Category Archives: women’s studies

February 22, 2013, 10:59 am

Why The Feminine Mystique? Why Now?

Today and tomorrow we are hosting a symposium at The New School for Public Engagement in honor of the fiftieth anniversary of Betty Friedan’s popular feminist blockbuster, The Feminine Mystique (1963). A gathering of multiple generations of feminists in four panels and a keynote, the event was sparked by undergraduates at Parsons School of Design. These young women, who were over 25 years away from being born when the book first came out, planned an exhibit (which opened today and will be up until March 5) inspired by Friedan’s ideas as a class project. One thing led to another, and suddenly we have An Event, with a keynote delivered by feminist historian Susan Ware, who published a wonderful book on Billie Jean King and Title IX in 2011. See our fancy announcement in The Grey Lady here.

We who…

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May 29, 2011, 5:23 pm

Celebrating The Greatest Generation (Of Women)

In case you didn’t know it, today is Rosie the Riveter’s 68th birthday.  Berkeley Ph.D. candidate Samuel Redman is celebrating on The Berkeley Blog with a piece just published today,  “Norman Rockwell’s Rosie the Riveter and World War II in American Memory.” Okay, Rosie’s probably a bit older than 68, but why would you ask a girl her real age?

Redman’s piece documents Rosie’s national debut on May 29 1943 on the cover of the Saturday Evening Post with a feature announcing her contributions to the war effort.  Look at the muscles on that gal!  She needs them to control that phallic rivet gun that she used to knock out one prefabricated ship after another.  According to About.com‘s Kennedy Hickman, “US shipyards would produce 2,751 Liberty Ships. The majority (1,552) of these came from new yards built on the West Coast and operated by Henry J. Kaiser.”

Operating four yards in Richmond, CA…

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August 3, 2010, 2:01 pm

The Seductions Of Sedan Delivery; Or, Writing Your Own Academic Job Description


It’s difficult to think about it while we still have three to four precious weeks of summer left. But on behalf of all the people who will begin full time teaching in the fall, I ask you to conjure — for a second — a week in mid-semester. Feel the pain as you stay up half the night to grade your papers! Experience the fear as you go into class half prepared! Recall being fatally short of sleep as you sit, dazed, through yet another search committee meeting, having driven yourself unsparingly through 100 applicant files the day before! Conjure the self-righteousness and hypocrisy, as you lecture yet another student that s/he could get hir work in on time if only s/he would get organized!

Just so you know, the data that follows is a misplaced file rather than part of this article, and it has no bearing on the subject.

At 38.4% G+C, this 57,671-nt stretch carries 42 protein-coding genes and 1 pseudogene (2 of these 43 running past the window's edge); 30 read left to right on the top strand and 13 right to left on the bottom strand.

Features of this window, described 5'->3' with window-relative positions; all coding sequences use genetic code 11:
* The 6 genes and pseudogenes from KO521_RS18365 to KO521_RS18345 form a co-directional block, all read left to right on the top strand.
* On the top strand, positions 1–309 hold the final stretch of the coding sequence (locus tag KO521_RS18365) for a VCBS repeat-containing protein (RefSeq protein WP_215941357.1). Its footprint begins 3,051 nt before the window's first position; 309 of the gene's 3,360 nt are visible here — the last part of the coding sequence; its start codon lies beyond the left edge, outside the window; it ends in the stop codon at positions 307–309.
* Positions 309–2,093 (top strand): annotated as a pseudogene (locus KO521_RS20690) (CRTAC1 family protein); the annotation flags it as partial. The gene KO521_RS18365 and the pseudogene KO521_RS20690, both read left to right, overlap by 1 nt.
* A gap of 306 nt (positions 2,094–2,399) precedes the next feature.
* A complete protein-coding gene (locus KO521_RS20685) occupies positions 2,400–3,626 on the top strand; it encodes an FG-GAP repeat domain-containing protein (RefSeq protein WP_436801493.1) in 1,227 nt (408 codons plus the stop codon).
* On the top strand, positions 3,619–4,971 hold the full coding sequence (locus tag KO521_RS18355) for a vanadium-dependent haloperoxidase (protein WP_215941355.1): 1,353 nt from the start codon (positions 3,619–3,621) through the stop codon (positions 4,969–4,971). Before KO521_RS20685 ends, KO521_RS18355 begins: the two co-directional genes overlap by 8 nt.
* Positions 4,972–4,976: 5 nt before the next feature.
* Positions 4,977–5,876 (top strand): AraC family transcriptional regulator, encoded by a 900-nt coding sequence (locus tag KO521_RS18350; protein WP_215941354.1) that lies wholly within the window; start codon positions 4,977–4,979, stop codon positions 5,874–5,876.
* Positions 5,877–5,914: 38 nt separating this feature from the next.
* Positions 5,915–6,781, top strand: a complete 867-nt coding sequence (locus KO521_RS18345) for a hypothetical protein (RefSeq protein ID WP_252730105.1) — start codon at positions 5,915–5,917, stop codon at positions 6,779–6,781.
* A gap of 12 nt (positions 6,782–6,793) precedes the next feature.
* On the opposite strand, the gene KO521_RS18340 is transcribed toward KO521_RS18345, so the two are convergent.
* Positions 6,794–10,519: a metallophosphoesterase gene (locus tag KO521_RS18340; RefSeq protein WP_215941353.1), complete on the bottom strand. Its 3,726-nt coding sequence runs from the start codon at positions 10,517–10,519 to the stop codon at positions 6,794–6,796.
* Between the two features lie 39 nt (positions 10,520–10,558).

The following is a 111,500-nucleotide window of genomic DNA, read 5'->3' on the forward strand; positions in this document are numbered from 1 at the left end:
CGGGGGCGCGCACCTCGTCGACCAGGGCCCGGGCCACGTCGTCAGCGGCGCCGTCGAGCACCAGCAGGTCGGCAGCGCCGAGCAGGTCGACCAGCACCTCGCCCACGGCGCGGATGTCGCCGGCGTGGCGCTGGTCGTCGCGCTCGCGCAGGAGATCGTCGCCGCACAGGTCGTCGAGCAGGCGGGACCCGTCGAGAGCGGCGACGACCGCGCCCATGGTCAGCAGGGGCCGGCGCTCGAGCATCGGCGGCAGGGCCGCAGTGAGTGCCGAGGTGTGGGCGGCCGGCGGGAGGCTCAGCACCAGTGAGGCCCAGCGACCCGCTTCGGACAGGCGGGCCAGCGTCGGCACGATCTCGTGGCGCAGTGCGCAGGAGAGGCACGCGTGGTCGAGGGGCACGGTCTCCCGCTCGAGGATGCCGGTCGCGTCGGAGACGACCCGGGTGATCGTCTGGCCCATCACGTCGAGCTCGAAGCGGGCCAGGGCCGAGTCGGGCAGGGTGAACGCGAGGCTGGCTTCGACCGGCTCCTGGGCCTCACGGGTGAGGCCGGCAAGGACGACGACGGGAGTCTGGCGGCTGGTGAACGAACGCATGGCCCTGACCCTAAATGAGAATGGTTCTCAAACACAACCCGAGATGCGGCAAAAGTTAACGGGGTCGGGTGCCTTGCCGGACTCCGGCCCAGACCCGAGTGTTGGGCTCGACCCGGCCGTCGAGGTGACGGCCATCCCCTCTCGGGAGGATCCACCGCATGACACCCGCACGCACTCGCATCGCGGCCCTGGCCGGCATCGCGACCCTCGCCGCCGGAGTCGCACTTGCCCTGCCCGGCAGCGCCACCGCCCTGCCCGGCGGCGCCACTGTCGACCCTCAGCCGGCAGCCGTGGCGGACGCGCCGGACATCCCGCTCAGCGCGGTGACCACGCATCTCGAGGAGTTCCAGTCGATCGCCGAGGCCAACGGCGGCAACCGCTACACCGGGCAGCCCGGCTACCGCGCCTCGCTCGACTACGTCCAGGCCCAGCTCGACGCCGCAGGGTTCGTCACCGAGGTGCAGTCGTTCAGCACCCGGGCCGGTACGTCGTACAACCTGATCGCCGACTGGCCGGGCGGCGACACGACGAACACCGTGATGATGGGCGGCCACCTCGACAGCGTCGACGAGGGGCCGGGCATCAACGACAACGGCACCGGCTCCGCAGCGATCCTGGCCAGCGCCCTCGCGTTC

Yeah, baby. The problem is, there is almost no one I know in academia who has a job description that would give them a reasonable sense of where a professor’s job begins and ends. Couple this …

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April 25, 2009, 12:53 pm

The Little Berks: Day 1

This year The Berkshire Conference of Women Historians, the group that plans the triennial Berkshire Conference, is not meeting in its normal bucolic setting, but in the Big City — Philadelphia, to be precise, home to the University of Pennsylvania and our fabulous new President, Kathleen Brown.

We are all shacked up in the Inn at Penn, along with a zillion or so track and field athletes from all over the world who are here to compete at the Penn Relays. This means that somehow — and no one is quite clear how — we middle-aged historians got bumped to rooms with one King bed, as opposed to the two double bed rooms we had signed up for. This caused some fuss, resulting in free breakfast coupons for the entire group, which my roommate and I plan to go spend. “All you can eat!” said one of us in excitement yesterday.

But of course, the real business of this organization is business….

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February 19, 2009, 1:25 pm

“There You Go Again:” Republicans Condemn Sex, Slash Education Budget

Arguably, it was Ronald Reagan shaking his head in the middle of a presidential debate with Jimmy Carter as he chuckled ruefully, “There you go again,” that created an emotional turning point in the 1980 campaign. It’s what we remember, anyway, that and the explosive, derisive response from the audience as Carter stood there unable to respond. This moment became symbolic of what many voters, not just right-wing voters, had come to think of Democratic governance: that the same old strategies, strategies that had not yet resolved a single social problem, were being presented as if they were new and innovative.

Well, it looks like no one is immune from regurgitating old, tired solutions to economic malaise. Having, for almost three decades, tried to deflect attention from the damage their economic policies have had on the vast majority of Americans, Republicans are once again turning to …

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